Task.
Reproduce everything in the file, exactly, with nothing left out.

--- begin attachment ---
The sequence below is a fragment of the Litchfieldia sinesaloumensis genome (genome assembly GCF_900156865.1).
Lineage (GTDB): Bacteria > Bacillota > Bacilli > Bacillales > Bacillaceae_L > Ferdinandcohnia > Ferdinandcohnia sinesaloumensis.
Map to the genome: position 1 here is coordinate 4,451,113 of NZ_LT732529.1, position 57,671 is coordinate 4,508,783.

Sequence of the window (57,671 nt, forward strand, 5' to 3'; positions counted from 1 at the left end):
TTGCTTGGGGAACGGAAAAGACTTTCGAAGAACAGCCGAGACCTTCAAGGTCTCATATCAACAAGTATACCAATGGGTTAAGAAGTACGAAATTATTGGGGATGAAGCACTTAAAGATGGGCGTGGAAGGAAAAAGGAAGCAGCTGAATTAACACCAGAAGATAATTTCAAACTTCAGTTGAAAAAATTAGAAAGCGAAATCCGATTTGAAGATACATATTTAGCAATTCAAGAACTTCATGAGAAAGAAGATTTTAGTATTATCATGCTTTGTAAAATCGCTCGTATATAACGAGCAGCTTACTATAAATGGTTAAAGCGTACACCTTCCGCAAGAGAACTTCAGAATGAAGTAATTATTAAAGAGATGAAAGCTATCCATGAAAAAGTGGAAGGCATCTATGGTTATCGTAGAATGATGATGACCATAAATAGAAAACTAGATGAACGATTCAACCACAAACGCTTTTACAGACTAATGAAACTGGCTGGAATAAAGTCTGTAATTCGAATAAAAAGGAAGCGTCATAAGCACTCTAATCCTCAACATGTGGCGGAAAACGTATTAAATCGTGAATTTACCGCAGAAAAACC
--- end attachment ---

The sequence below is a fragment of the Litchfieldia sinesaloumensis genome (genome assembly GCF_900156865.1).
Lineage (GTDB): Bacteria > Bacillota > Bacilli > Bacillales > Bacillaceae_L > Ferdinandcohnia > Ferdinandcohnia sinesaloumensis.
Map to the genome: position 1 here is coordinate 4,451,113 of NZ_LT732529.1, position 57,671 is coordinate 4,508,783.

Sequence of the window (57,671 nt, forward strand, 5' to 3'; positions counted from 1 at the left end):
TTGCTTGGGGAACGGAAAAGACTTTCGAAGAACAGCCGAGACCTTCAAGGTCTCATATCAACAAGTATACCAATGGGTTAAGAAGTACGAAATTATTGGGGATGAAGCACTTAAAGATGGGCGTGGAAGGAAAAAGGAAGCAGCTGAATTAACACCAGAAGATAATTTCAAACTTCAGTTGAAAAAATTAGAAAGCGAAATCCGATTTGAAGATACATATTTAGCAATTCAAGAACTTCATGAGAAAGAAGATTTTAGTATTATCATGCTTTGTAAAATCGCTCGTATATAACGAGCAGCTTACTATAAATGGTTAAAGCGTACACCTTCCGCAAGAGAACTTCAGAATGAAGTAATTATTAAAGAGATGAAAGCTATCCATGAAAAAGTGGAAGGCATCTATGGTTATCGTAGAATGATGATGACCATAAATAGAAAACTAGATGAACGATTCAACCACAAACGCTTTTACAGACTAATGAAACTGGCTGGAATAAAGTCTGTAATTCGAATAAAAAGGAAGCGTCATAAGCACTCTAATCCTCAACATGTGGCGGAAAACGTATTAAATCGTGAATTTACCGCAGAAAAACC